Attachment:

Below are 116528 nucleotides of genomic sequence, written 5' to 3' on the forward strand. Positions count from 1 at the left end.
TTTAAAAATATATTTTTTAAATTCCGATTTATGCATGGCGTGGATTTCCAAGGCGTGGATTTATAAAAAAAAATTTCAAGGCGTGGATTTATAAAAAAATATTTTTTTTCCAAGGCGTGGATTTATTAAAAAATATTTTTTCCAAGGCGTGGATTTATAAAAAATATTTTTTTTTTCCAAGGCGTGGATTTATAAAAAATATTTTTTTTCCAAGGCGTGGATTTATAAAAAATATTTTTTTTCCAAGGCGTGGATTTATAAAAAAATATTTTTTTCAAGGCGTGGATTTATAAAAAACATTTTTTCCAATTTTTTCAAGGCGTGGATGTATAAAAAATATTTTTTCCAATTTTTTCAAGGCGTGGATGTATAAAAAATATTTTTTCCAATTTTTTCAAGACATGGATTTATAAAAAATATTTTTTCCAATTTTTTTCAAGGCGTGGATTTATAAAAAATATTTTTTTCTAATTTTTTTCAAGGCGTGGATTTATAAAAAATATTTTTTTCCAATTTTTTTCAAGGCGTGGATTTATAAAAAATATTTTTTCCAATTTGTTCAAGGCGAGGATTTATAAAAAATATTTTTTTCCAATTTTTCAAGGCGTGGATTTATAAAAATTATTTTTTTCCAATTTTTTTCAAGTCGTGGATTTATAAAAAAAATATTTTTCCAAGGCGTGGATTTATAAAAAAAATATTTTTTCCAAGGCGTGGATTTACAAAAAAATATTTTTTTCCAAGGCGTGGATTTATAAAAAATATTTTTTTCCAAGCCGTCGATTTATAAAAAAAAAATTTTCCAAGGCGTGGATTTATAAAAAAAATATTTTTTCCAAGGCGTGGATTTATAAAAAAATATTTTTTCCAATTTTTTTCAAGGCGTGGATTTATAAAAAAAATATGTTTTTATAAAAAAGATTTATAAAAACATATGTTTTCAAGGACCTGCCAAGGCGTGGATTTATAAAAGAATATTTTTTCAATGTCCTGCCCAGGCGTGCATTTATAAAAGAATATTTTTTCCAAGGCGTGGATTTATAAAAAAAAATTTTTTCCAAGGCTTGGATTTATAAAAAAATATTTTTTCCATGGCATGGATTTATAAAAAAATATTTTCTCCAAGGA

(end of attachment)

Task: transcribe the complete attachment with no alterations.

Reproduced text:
Below are 116528 nucleotides of genomic sequence, written 5' to 3' on the forward strand. Positions count from 1 at the left end.
TTTAAAAATATATTTTTTAAATTCCGATTTATGCATGGCGTGGATTTCCAAGGCGTGGATTTATAAAAAAAAATTTCAAGGCGTGGATTTATAAAAAAATATTTTTTTTCCAAGGCGTGGATTTATTAAAAAATATTTTTTCCAAGGCGTGGATTTATAAAAAATATTTTTTTTTTCCAAGGCGTGGATTTATAAAAAATATTTTTTTTCCAAGGCGTGGATTTATAAAAAATATTTTTTTTCCAAGGCGTGGATTTATAAAAAAATATTTTTTTCAAGGCGTGGATTTATAAAAAACATTTTTTCCAATTTTTTCAAGGCGTGGATGTATAAAAAATATTTTTTCCAATTTTTTCAAGGCGTGGATGTATAAAAAATATTTTTTCCAATTTTTTCAAGACATGGATTTATAAAAAATATTTTTTCCAATTTTTTTCAAGGCGTGGATTTATAAAAAATATTTTTTTCTAATTTTTTTCAAGGCGTGGATTTATAAAAAATATTTTTTTCCAATTTTTTTCAAGGCGTGGATTTATAAAAAATATTTTTTCCAATTTGTTCAAGGCGAGGATTTATAAAAAATATTTTTTTCCAATTTTTCAAGGCGTGGATTTATAAAAATTATTTTTTTCCAATTTTTTTCAAGTCGTGGATTTATAAAAAAAATATTTTTCCAAGGCGTGGATTTATAAAAAAAATATTTTTTCCAAGGCGTGGATTTACAAAAAAATATTTTTTTCCAAGGCGTGGATTTATAAAAAATATTTTTTTCCAAGCCGTCGATTTATAAAAAAAAAATTTTCCAAGGCGTGGATTTATAAAAAAAATATTTTTTCCAAGGCGTGGATTTATAAAAAAATATTTTTTCCAATTTTTTTCAAGGCGTGGATTTATAAAAAAAATATGTTTTTATAAAAAAGATTTATAAAAACATATGTTTTCAAGGACCTGCCAAGGCGTGGATTTATAAAAGAATATTTTTTCAATGTCCTGCCCAGGCGTGCATTTATAAAAGAATATTTTTTCCAAGGCGTGGATTTATAAAAAAAAATTTTTTCCAAGGCTTGGATTTATAAAAAAATATTTTTTCCATGGCATGGATTTATAAAAAAATATTTTCTCCAAGGA